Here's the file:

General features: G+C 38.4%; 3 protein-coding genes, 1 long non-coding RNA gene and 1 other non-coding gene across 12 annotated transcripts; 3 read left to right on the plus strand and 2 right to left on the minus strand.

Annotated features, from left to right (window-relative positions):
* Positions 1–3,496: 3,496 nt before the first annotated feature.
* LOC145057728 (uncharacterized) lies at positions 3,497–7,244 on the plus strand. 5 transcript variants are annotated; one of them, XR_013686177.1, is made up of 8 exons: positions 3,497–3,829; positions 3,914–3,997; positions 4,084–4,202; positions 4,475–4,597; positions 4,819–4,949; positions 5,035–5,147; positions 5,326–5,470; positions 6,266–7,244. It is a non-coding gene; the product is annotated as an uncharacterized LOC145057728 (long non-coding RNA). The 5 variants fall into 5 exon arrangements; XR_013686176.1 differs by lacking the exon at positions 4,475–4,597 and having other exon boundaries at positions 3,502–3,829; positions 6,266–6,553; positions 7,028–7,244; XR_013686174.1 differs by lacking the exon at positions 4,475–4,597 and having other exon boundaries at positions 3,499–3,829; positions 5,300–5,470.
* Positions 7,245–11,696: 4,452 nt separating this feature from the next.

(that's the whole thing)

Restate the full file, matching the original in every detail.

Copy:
General features: G+C 38.4%; 3 protein-coding genes, 1 long non-coding RNA gene and 1 other non-coding gene across 12 annotated transcripts; 3 read left to right on the plus strand and 2 right to left on the minus strand.

Annotated features, from left to right (window-relative positions):
* Positions 1–3,496: 3,496 nt before the first annotated feature.
* LOC145057728 (uncharacterized) lies at positions 3,497–7,244 on the plus strand. 5 transcript variants are annotated; one of them, XR_013686177.1, is made up of 8 exons: positions 3,497–3,829; positions 3,914–3,997; positions 4,084–4,202; positions 4,475–4,597; positions 4,819–4,949; positions 5,035–5,147; positions 5,326–5,470; positions 6,266–7,244. It is a non-coding gene; the product is annotated as an uncharacterized LOC145057728 (long non-coding RNA). The 5 variants fall into 5 exon arrangements; XR_013686176.1 differs by lacking the exon at positions 4,475–4,597 and having other exon boundaries at positions 3,502–3,829; positions 6,266–6,553; positions 7,028–7,244; XR_013686174.1 differs by lacking the exon at positions 4,475–4,597 and having other exon boundaries at positions 3,499–3,829; positions 5,300–5,470.
* Positions 7,245–11,696: 4,452 nt separating this feature from the next.